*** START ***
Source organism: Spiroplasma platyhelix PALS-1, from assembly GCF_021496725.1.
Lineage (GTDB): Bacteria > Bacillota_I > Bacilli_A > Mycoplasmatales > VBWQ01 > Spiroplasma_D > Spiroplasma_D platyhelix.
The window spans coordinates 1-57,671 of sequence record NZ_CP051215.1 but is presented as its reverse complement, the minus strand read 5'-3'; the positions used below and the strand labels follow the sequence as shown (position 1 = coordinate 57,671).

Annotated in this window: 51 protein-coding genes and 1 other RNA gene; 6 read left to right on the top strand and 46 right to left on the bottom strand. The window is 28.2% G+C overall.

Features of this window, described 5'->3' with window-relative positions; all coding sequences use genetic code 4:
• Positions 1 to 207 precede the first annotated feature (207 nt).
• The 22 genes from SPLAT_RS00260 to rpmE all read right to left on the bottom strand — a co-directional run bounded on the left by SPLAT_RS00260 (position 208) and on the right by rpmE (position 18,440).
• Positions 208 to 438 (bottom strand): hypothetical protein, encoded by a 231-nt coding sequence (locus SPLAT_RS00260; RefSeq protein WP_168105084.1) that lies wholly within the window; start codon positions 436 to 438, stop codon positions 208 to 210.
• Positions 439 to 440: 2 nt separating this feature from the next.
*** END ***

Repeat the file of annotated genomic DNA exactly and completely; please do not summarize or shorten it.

Source organism: Spiroplasma platyhelix PALS-1, from assembly GCF_021496725.1.
Lineage (GTDB): Bacteria > Bacillota_I > Bacilli_A > Mycoplasmatales > VBWQ01 > Spiroplasma_D > Spiroplasma_D platyhelix.
The window spans coordinates 1-57,671 of sequence record NZ_CP051215.1 but is presented as its reverse complement, the minus strand read 5'-3'; the positions used below and the strand labels follow the sequence as shown (position 1 = coordinate 57,671).

Annotated in this window: 51 protein-coding genes and 1 other RNA gene; 6 read left to right on the top strand and 46 right to left on the bottom strand. The window is 28.2% G+C overall.

Features of this window, described 5'->3' with window-relative positions; all coding sequences use genetic code 4:
• Positions 1 to 207 precede the first annotated feature (207 nt).
• The 22 genes from SPLAT_RS00260 to rpmE all read right to left on the bottom strand — a co-directional run bounded on the left by SPLAT_RS00260 (position 208) and on the right by rpmE (position 18,440).
• Positions 208 to 438 (bottom strand): hypothetical protein, encoded by a 231-nt coding sequence (locus SPLAT_RS00260; RefSeq protein WP_168105084.1) that lies wholly within the window; start codon positions 436 to 438, stop codon positions 208 to 210.
• Positions 439 to 440: 2 nt separating this feature from the next.